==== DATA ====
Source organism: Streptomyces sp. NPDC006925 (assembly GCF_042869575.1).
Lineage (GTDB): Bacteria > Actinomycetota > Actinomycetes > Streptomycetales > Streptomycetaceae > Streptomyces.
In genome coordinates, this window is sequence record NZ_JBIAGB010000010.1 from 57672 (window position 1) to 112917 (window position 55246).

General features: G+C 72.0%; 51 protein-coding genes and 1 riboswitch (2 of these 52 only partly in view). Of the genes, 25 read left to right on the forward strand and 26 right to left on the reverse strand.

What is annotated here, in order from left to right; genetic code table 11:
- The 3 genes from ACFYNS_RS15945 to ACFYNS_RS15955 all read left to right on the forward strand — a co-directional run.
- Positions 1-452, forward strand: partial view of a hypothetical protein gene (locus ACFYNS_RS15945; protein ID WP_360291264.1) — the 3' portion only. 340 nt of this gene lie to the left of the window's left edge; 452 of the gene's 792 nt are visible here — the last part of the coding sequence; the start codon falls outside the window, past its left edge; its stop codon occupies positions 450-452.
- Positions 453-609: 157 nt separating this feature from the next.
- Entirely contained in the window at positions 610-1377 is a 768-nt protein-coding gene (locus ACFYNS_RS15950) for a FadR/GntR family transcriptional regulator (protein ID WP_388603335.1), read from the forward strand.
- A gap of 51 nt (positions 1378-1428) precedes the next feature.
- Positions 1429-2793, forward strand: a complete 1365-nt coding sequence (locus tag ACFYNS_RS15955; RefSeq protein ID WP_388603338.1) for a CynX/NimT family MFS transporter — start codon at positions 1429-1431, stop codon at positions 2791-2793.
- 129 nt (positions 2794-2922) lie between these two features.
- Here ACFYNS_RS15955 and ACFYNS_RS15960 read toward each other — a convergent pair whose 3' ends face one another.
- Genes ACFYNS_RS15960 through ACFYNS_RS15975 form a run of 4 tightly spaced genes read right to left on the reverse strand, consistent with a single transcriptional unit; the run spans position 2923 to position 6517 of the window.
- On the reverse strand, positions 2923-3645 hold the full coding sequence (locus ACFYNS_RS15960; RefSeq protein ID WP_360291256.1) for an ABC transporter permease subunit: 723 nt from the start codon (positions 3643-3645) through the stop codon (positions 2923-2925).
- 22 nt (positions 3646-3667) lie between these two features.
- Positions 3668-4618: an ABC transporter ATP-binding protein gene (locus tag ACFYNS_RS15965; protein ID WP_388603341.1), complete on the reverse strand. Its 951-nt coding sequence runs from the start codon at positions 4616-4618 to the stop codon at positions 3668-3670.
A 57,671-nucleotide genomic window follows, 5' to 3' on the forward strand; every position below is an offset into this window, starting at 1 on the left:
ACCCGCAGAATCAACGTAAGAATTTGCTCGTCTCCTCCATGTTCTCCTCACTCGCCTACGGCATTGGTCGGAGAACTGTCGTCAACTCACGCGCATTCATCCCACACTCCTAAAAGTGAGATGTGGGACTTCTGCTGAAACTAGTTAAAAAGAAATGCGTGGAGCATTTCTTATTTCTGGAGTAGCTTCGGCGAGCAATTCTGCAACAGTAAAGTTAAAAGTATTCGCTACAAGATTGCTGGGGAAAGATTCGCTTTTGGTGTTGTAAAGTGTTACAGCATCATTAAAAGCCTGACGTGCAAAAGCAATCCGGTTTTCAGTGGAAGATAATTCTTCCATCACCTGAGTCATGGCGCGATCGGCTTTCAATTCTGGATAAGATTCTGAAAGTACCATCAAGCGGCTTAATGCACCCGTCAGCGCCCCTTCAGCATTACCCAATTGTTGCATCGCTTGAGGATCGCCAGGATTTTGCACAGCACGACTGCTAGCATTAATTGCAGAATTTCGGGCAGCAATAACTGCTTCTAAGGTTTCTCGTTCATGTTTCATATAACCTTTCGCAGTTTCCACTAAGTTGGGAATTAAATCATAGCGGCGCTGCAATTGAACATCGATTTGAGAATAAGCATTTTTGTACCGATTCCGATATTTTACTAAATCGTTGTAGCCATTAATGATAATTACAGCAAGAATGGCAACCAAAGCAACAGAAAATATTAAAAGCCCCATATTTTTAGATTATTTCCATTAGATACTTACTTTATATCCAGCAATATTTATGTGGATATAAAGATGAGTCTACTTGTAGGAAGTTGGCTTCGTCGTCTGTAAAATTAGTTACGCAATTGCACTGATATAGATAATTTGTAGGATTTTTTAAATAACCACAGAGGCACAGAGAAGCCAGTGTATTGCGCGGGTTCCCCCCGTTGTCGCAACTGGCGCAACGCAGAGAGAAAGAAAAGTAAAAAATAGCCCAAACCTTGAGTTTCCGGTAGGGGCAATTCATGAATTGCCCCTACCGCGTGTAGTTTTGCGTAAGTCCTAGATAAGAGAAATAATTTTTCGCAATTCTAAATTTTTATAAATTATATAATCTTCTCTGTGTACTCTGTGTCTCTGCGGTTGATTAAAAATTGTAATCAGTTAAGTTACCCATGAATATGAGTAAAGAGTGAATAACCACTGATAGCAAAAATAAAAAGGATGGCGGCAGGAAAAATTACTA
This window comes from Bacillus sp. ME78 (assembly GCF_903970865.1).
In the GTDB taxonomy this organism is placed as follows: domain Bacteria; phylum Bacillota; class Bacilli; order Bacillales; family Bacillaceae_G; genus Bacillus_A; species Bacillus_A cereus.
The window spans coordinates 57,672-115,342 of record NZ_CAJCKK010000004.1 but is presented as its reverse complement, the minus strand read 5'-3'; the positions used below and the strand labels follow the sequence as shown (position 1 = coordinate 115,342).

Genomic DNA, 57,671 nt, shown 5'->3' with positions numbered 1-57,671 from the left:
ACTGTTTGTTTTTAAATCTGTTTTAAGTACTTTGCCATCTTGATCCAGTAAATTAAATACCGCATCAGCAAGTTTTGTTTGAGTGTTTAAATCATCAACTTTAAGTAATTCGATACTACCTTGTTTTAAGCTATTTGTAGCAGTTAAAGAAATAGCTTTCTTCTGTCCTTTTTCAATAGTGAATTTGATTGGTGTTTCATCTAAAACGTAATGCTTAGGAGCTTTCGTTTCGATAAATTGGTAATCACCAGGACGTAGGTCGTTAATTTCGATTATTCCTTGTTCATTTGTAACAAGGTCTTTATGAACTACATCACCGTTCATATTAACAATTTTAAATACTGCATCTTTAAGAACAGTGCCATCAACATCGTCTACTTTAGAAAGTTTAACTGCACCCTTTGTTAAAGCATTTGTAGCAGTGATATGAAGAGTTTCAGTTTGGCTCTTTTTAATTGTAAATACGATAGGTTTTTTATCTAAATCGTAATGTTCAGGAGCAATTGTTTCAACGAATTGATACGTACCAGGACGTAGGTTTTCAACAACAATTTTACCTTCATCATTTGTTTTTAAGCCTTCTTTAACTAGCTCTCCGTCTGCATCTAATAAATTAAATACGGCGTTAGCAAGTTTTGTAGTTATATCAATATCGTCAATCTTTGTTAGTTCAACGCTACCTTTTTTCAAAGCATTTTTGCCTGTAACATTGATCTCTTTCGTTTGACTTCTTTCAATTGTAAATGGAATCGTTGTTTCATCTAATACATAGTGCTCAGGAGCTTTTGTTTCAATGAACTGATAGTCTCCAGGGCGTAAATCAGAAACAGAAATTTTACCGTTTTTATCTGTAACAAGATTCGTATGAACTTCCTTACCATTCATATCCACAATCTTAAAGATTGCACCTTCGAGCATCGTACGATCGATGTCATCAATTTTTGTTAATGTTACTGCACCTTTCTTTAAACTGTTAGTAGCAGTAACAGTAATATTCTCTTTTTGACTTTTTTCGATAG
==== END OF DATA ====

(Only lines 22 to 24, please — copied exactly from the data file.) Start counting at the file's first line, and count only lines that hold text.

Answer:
The window spans coordinates 57,672-115,342 of record NZ_CAJCKK010000004.1 but is presented as its reverse complement, the minus strand read 5'-3'; the positions used below and the strand labels follow the sequence as shown (position 1 = coordinate 115,342).

Genomic DNA, 57,671 nt, shown 5'->3' with positions numbered 1-57,671 from the left:
ACTGTTTGTTTTTAAATCTGTTTTAAGTACTTTGCCATCTTGATCCAGTAAATTAAATACCGCATCAGCAAGTTTTGTTTGAGTGTTTAAATCATCAACTTTAAGTAATTCGATACTACCTTGTTTTAAGCTATTTGTAGCAGTTAAAGAAATAGCTTTCTTCTGTCCTTTTTCAATAGTGAATTTGATTGGTGTTTCATCTAAAACGTAATGCTTAGGAGCTTTCGTTTCGATAAATTGGTAATCACCAGGACGTAGGTCGTTAATTTCGATTATTCCTTGTTCATTTGTAACAAGGTCTTTATGAACTACATCACCGTTCATATTAACAATTTTAAATACTGCATCTTTAAGAACAGTGCCATCAACATCGTCTACTTTAGAAAGTTTAACTGCACCCTTTGTTAAAGCATTTGTAGCAGTGATATGAAGAGTTTCAGTTTGGCTCTTTTTAATTGTAAATACGATAGGTTTTTTATCTAAATCGTAATGTTCAGGAGCAATTGTTTCAACGAATTGATACGTACCAGGACGTAGGTTTTCAACAACAATTTTACCTTCATCATTTGTTTTTAAGCCTTCTTTAACTAGCTCTCCGTCTGCATCTAATAAATTAAATACGGCGTTAGCAAGTTTTGTAGTTATATCAATATCGTCAATCTTTGTTAGTTCAACGCTACCTTTTTTCAAAGCATTTTTGCCTGTAACATTGATCTCTTTCGTTTGACTTCTTTCAATTGTAAATGGAATCGTTGTTTCATCTAATACATAGTGCTCAGGAGCTTTTGTTTCAATGAACTGATAGTCTCCAGGGCGTAAATCAGAAACAGAAATTTTACCGTTTTTATCTGTAACAAGATTCGTATGAACTTCCTTACCATTCATATCCACAATCTTAAAGATTGCACCTTCGAGCATCGTACGATCGATGTCATCAATTTTTGTTAATGTTACTGCACCTTTCTTTAAACTGTTAGTAGCAGTAACAGTAATATTCTCTTTTTGACTTTTTTCGATAG